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Study of the role of the deglutamylating enzyme CCP5 in microtubules function regulation during mouse spermatogenesis

Abstract : Spermatogenesis is the process by which germ cells are transformed into spermatozoa by three sequential phases: the mitotic- and meiotic- phase followed by spermiogenesis. To allow the final maturation of haploid germ cells into spermatozoa specific structures have to be developed during the spermiogenesis: the acrosome, the manchette and the flagellum. The manchette is a MTs-based structure, located caudally to the acrosome, organizing in a skirt-like fashion. Manchette is known to participate in the shaping of the nucleus conferring it the typical hook-like shape and several studies have underlined its importance in acrosome and flagellum formation. During spermiogenesis all molecules and organelles necessary for both acrosome and flagellum formation have to be transported to their destination sites and manchettal MTs allow the movement of organelles and other proteins between the pro-acrosome region and the spermatid tail. However this MTs-based traffic has to be regulated both in space and time as it has been shown that ectopic or mislocalization of certain proteins can lead to failures in acrosome, manchette and flagellum development. The generation of posttranslationally modified MTs might explain a possible mechanism of traffic regulation since it has been demonstrated that posttranslational modifications (PTMs) can regulate the interaction between MTs and molecular motors and microtubules binding proteins. Polyglutamylation, consist in the addition of glutamate side chains of variable length on α- and β- tubulin carboxy-terminal tails. Glutamylation levels are determined by the combined action of glutamylase (TTLLs) and deglutamylase (CCPs) enzymes. Several reports have recently highlighted the importance of some of these enzymes in flagellum assembly and/or maintenance. During my PhD I investigated about the functional role of CCP5 during mouse spermatogenesis. CCP5 is the only enzyme able to remove the glutamate branching point of the added side chain. Thus, its activity might regulate the equilibrium between presence/absence of glutamate branching points, in turn interfering with polyglutamylation levels. The study of the CCP5-KO mouse reveals that CCP5 has an essential role during mouse spermiogenesis. CCP5-KO male produces 100-fold less sperm cells than controls and released sperm cells are highly defective and immotile. Moreover, haploid immature germ cells are also found in CCP5-KO semen. A deep-analysis reveals that the reduced sperm output is due to several ultrastructural defects emerging during the spermatids differentiation process. The acrosome, although is still formed, it does not appear to develop symmetrically and appears to detach from the nucleus in condensed spermatids. Another structure that is impaired in CCP5-KO spermatids in the manchette. Manchettal MTs, are seen to emanate from ectopic regions of the germ cells without running parallel to the nucleus, and are often observed within the spermatids nuclei. Altogether these defects correlate with an aberrant-shaped spermatid nucleus not showing the typical hook-like shape. Another phenotype observed in CCP5-KO elongating spermatids is the presence of supernumerary basal bodies that correlates with the presence of singlet or doublets microtubules dispersed within the germ cell cytoplasm. Interestingly sperm accessory structures are seen to chaotically organize around the microtubules. Unstable disassembling axonemes are seen together with those MTs, suggesting that CCP5-KO spermatids develop abortive unstable flagella. Interesting all these ultrastructural defects correlate with increased level of glutamylation on round spermatids’ cortical MTs and elongating spermatids’ manchettal MTs. Taken together, this study strongly suggests that CCP5-mediated glutamylation regulation is fundamental for spermatids differentiation into healthy functional spermatozoa.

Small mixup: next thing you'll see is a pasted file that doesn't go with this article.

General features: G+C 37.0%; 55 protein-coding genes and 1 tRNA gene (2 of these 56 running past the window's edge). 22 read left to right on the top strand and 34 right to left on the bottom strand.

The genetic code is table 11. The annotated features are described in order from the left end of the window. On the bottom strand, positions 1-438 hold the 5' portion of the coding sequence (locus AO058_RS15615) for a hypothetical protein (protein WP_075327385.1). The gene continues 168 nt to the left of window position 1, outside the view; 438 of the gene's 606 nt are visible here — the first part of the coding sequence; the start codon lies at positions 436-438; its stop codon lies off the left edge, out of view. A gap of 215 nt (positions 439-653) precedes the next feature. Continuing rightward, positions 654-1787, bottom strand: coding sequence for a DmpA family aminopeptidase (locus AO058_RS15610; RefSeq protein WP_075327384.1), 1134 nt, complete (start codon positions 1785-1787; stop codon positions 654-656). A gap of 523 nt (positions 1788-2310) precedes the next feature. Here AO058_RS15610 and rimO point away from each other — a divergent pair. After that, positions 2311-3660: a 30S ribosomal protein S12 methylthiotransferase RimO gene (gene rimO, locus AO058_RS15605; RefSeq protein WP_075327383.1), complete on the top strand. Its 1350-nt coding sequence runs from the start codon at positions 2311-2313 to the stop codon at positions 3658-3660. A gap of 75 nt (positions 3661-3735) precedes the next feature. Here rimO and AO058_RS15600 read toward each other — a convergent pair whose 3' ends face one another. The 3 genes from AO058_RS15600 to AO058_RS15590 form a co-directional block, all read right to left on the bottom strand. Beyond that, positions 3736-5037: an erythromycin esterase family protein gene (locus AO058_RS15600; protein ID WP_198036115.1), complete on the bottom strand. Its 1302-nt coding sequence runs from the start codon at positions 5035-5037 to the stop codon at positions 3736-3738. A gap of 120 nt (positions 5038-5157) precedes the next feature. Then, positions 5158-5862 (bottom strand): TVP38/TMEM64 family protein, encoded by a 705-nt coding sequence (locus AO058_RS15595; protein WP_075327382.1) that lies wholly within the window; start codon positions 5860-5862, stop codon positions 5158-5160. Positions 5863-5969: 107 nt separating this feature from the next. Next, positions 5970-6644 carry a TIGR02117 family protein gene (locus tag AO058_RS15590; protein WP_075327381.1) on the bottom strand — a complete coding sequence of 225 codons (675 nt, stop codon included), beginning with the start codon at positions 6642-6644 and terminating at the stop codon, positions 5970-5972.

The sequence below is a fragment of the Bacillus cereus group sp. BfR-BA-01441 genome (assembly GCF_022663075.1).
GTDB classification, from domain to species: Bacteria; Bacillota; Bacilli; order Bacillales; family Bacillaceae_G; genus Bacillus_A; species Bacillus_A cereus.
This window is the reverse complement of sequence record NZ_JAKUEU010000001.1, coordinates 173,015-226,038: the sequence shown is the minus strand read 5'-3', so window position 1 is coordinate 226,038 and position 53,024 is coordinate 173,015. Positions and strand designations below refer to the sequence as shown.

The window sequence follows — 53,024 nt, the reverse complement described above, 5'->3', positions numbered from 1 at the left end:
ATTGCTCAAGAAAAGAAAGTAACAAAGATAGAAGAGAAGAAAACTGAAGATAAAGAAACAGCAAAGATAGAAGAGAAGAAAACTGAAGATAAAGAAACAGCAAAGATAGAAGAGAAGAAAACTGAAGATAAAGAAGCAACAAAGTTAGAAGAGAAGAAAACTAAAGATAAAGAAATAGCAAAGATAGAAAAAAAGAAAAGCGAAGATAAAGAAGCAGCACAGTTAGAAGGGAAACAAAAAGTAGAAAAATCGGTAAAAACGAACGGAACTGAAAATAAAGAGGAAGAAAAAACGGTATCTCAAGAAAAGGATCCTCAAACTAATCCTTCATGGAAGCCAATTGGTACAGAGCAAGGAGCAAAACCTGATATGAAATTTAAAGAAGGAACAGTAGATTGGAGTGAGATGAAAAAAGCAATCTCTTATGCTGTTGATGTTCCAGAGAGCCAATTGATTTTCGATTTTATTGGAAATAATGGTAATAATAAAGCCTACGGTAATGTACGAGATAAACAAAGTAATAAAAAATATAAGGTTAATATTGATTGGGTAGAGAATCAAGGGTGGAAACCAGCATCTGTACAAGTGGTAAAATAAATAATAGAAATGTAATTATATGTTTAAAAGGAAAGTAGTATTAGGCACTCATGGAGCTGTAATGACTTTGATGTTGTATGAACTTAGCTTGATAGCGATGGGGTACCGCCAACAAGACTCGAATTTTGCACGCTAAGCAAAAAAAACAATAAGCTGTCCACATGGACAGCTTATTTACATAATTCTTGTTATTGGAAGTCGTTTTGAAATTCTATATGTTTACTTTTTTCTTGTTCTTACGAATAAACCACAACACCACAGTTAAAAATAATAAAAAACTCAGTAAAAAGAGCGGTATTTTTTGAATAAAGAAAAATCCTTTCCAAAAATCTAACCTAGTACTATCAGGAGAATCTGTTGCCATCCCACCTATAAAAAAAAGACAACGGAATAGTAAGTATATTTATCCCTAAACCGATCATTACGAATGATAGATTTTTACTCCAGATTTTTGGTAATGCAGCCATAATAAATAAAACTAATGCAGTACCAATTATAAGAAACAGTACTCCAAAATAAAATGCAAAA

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Tiziana Giordano. Study of the role of the deglutamylating enzyme CCP5 in microtubules function regulation during mouse spermatogenesis. Cellular Biology. Université Paris Saclay (COmUE), 2016. English. ⟨NNT : 2016SACLS574⟩. ⟨tel-01796055⟩



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